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Error correction of a logical grid state qubit by dissipative pumping

Abstract

Stabilization of encoded logical qubits using quantum error correction is crucial for the realization of reliable quantum computers. Although error-correcting codes implemented using individual physical qubits require many separate systems to be controlled, codes constructed using a quantum oscillator offer the possibility to perform error correction with a single physical entity. One powerful encoding approach for oscillators is the grid state or Gottesman–Kitaev–Preskill (GKP) encoding, which allows small displacement errors to be corrected. Here we introduce and implement a dissipative map designed for physically realistic finite GKP codes, which performs quantum error correction of a logical qubit encoded in the motion of a single trapped ion. The correction cycle involves two rounds, which correct small displacements in position and momentum. We demonstrate an extension in coherence time of logical states by a factor of three using both square and hexagonal GKP codes. The simple dissipative map used for this correction can be viewed as a type of reservoir engineering, which pumps into the manifold of highly non-classical GKP qubit states.

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Fig. 1: Comparison of infinite and finite state measurements.
Fig. 2: Finite state measurement of logical observables.
Fig. 3: Pumping to the logical subspace.
Fig. 4: Effect of error correction on logical states.

Data availability

The datasets generated and analysed during this study will be made available on our group website (https://tiqi.ethz.ch/publications-and-awards/public-datasets.html) and on the ETH Research Collection (https://www.research-collection.ethz.ch/).

Code availability

The code used to perform experiments during this study is available from the corresponding author upon reasonable request.

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Acknowledgements

We thank P. Campagne-Ibarcq for stimulating discussions, and J. Hastrup for valuable feedback on the manuscript. As we were performing experiments and writing this paper, we became aware of parallel theoretical work on finite GKP state measurement28 and on finite GKP state stabilization29. J.P.H. thanks E. M. Home, P. D. Home and Y. Iida for support during the theoretical part of this work. We acknowledge support from the Swiss National Science Foundation through the National Centre of Competence in Research for Quantum Science and Technology (QSIT) grant 51NF40-160591 and from the Swiss National Science Foundation under grant no. 200020 165555/1.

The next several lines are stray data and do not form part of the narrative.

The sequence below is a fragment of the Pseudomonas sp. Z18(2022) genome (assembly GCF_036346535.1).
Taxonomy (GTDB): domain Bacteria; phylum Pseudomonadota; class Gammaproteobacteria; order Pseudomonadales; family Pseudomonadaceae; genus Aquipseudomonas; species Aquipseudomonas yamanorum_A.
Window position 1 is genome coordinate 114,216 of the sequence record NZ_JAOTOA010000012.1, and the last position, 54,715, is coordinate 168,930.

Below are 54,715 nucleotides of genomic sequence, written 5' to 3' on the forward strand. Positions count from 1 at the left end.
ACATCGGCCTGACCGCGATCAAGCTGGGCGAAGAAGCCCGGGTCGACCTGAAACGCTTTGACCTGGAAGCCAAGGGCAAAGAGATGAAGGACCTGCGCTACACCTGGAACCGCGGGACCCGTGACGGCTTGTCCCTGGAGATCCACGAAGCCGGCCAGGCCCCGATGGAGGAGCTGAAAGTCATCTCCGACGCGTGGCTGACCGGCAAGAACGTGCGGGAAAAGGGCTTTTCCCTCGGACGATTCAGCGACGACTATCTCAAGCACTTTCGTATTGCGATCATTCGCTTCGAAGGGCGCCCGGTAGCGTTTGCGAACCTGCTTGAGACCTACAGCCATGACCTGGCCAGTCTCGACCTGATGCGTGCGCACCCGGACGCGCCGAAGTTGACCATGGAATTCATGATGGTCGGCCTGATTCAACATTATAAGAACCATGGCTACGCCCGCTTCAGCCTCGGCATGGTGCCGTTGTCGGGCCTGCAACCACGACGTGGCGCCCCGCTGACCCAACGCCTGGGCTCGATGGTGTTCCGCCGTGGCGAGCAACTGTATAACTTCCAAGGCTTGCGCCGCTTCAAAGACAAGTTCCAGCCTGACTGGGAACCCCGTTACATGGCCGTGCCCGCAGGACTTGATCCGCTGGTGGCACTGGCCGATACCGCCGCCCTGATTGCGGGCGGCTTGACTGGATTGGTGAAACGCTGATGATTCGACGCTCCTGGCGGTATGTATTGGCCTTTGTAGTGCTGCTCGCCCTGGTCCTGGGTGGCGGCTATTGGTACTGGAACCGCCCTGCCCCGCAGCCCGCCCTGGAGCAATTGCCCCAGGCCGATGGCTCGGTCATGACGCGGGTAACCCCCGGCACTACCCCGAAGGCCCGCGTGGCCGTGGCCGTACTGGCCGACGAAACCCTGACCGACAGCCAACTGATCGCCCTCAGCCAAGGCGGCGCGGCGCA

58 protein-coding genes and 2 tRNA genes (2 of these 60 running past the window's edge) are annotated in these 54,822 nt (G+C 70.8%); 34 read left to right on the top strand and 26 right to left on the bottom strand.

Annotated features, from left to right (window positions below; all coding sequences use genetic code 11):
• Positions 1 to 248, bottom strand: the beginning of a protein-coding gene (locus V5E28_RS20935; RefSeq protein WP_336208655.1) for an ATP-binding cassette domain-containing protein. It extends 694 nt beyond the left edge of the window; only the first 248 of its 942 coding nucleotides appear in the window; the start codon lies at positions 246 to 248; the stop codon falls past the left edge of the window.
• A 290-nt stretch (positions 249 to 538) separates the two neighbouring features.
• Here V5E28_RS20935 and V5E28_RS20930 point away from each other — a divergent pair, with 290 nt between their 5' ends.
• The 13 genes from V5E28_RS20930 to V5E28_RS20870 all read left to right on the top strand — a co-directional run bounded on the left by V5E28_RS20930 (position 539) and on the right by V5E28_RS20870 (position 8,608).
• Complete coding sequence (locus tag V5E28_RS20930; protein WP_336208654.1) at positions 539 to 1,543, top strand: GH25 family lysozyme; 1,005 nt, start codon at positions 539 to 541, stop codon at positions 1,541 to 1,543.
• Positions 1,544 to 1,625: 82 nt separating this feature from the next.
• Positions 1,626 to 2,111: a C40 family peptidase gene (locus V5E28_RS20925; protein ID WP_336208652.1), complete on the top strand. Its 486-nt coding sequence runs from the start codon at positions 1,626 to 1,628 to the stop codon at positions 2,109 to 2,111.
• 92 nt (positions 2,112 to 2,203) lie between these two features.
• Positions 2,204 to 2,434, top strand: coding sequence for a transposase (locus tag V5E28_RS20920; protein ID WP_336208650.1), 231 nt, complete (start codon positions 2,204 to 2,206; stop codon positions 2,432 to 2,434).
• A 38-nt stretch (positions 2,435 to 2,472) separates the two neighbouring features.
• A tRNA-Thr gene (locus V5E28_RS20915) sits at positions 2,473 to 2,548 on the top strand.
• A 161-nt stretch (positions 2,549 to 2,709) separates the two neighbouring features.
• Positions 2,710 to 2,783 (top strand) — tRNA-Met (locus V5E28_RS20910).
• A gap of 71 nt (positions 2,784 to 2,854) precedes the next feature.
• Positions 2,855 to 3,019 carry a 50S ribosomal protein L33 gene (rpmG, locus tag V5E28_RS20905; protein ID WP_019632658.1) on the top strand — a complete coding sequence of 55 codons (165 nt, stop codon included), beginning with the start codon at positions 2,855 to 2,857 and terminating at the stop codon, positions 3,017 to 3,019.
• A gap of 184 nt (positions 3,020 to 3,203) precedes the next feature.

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Authors and Affiliations

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Contributions

J.P.H. devised the pumping scheme and performed the initial simulations, which were then extended by T.-L.N. B.d.N. programmed the experimental sequences and experiments were carried out by T.-L.N., B.d.N. and T.B. T.-L.N. performed the data analysis. The paper was written by J.P.H. with input from all the authors.

Corresponding author

Correspondence to Jonathan P. Home.

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Extended data

Extended Data Fig. 1 Simulation of break-even (extended figure 1).

Simulation showing break-even where the lifetime of a square encoded YL state (red solid) can be extended longer than that of a \(\left(\left|0\right\rangle + \left|1\right\rangle\right)/\sqrt{2}\) Fock state superposition (dashed black). An exponential fit (dashed red) is also shown.

Extended Data Fig. 2 Displacements for projection to logical states (extended figure 2).